frivolous or malicious, or fails to state a claim upon which relief may be granted. 28 U.S.C.
§§ 1915(e)(2)(B)(i)–(ii). Additionally, pursuant to 28 U.S.C. § 1915A, the Court must review a
complaint in which a prisoner seeks redress from a governmental entity. Upon such screening,
the Court must dismiss a complaint, or any portion thereof, that is frivolous or malicious, or fails
to state a claim upon which relief may be granted or which seeks monetary relief from a
defendant who is immune from such relief. 28 U.S.C. § 1915A(b).
When reviewing a Complaint on an application to proceed in forma pauperis, the Court is
guided by the instructions for pleading contained in the Federal Rules of Civil Procedure. See
Fed. R. Civ. P. 8 (“A pleading that states a claim for relief must contain [among other things] . . .
a short and plain statement of the claim showing that the pleader is entitled to relief.”); Fed. R.
Civ. P. 10 (requiring that claims be set forth in numbered paragraphs, each limited to a single set
of circumstances). Further, a claim is frivolous under Section 1915(e)(2)(B)(i) “if it is ‘without
arguable merit either in law or fact.’” Napier v. Preslicka, 314 F.3d 528, 531 (11th Cir. 2002)
(quoting Bilal v. Driver, 251 F.3d 1346, 1349 (11th Cir. 2001)).
Whether a complaint fails to state a claim under Section 1915(e)(2)(B)(ii) is governed by
the same standard applicable to motions to dismiss under Federal Rule of Civil
Procedure 12(b)(6). Thompson v. Rundle, 393 F. App’x 675, 678 (11th Cir. 2010). Under that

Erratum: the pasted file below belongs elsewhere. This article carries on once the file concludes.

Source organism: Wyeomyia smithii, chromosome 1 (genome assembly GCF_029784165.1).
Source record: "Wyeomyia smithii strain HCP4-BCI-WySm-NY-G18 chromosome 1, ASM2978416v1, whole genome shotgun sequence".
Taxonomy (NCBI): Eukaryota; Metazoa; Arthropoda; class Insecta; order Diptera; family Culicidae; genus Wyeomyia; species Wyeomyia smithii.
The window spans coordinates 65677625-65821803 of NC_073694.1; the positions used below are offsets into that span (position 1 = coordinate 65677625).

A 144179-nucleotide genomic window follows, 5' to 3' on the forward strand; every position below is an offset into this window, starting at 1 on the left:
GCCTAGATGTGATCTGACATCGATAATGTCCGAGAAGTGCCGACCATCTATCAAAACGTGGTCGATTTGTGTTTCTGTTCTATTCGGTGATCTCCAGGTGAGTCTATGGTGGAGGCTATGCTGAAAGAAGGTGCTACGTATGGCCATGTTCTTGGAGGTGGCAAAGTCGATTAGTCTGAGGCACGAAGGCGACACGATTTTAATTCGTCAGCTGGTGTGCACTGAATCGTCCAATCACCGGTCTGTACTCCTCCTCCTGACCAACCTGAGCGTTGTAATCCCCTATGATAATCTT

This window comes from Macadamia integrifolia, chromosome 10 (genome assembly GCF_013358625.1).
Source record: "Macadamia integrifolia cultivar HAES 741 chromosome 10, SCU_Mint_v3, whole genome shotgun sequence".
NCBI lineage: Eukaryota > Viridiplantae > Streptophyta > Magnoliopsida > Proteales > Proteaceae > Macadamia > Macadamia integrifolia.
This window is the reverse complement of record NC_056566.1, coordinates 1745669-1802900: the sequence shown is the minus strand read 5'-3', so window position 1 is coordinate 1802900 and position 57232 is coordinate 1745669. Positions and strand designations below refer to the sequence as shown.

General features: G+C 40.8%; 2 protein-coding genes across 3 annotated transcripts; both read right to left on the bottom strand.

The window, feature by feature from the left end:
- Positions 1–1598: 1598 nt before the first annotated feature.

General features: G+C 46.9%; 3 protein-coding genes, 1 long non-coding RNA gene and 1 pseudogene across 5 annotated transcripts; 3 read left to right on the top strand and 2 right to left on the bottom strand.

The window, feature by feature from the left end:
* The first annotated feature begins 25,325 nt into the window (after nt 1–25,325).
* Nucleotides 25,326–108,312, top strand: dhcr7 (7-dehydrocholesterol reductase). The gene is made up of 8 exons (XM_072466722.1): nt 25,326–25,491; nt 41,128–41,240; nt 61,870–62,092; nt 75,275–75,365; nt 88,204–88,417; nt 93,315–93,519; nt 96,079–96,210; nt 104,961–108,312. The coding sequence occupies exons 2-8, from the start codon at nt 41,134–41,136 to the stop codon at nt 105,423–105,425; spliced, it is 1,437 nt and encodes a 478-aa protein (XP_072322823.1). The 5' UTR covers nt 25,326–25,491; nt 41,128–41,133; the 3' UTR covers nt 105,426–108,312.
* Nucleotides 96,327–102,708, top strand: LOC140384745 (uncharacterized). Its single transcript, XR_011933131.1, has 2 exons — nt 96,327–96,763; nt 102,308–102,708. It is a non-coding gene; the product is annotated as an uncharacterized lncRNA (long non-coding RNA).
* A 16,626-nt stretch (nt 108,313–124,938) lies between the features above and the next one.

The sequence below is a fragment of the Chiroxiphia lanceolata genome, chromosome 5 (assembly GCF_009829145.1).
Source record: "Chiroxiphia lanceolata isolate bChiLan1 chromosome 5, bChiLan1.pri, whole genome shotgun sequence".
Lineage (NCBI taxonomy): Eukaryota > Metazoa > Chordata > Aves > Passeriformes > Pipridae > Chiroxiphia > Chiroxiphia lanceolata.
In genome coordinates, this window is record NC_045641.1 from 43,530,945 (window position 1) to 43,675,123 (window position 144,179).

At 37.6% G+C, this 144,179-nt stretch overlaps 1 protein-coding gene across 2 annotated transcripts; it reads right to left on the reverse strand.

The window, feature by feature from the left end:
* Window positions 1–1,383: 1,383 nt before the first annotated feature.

standard, this Court must determine whether the complaint contains “sufficient factual matter,
accepted as true, to ‘state a claim to relief that is plausible on its face.’” Ashcroft v. Iqbal, 556
U.S. 662, 678 (2009) (quoting Bell Atl. Corp. v. Twombly, 550 U.S. 544, 570 (2007)). A
plaintiff must assert “more than labels and conclusions, and a formulaic recitation of the
elements of a cause of action will not” suffice. Twombly, 550 U.S. at 555. Section 1915 also
“accords judges not only the authority to dismiss a claim based on an indisputably meritless legal
theory, but also the unusual power to pierce the veil of the complaint’s factual allegations and
dismiss those claims whose factual contentions are clearly baseless.” Bilal, 251 F.3d at 1349
(quoting Neitzke v. Williams, 490 U.S. 319, 327 (1989)).
In its analysis, the Court will abide by the long-standing principle that the pleadings of
unrepresented parties are held to a less stringent standard than those drafted by attorneys and,
therefore, must be liberally construed. Haines v. Kerner, 404 U.S. 519, 520 (1972); Boxer X v.